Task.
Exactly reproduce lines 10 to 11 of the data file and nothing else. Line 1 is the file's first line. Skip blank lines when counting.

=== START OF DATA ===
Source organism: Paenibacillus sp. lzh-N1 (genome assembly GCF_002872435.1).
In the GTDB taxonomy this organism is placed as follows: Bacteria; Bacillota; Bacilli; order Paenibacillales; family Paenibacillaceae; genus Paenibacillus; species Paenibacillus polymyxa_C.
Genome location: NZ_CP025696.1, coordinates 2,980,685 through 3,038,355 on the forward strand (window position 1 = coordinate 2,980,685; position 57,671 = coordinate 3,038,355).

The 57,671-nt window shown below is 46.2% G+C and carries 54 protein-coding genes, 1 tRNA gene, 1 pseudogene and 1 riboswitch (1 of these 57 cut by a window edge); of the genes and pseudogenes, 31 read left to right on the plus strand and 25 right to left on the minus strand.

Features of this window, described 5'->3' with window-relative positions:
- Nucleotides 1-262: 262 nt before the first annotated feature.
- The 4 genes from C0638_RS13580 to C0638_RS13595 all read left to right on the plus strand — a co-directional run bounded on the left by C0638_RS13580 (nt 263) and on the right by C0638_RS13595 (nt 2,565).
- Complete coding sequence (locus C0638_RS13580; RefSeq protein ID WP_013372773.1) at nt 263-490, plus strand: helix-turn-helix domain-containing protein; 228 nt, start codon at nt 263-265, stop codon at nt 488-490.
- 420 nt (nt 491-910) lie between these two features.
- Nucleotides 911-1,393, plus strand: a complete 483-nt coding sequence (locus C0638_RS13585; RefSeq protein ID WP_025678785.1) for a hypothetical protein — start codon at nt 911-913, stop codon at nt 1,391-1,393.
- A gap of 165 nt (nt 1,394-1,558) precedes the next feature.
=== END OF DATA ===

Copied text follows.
- Nucleotides 911-1,393, plus strand: a complete 483-nt coding sequence (locus C0638_RS13585; RefSeq protein ID WP_025678785.1) for a hypothetical protein — start codon at nt 911-913, stop codon at nt 1,391-1,393.
- A gap of 165 nt (nt 1,394-1,558) precedes the next feature.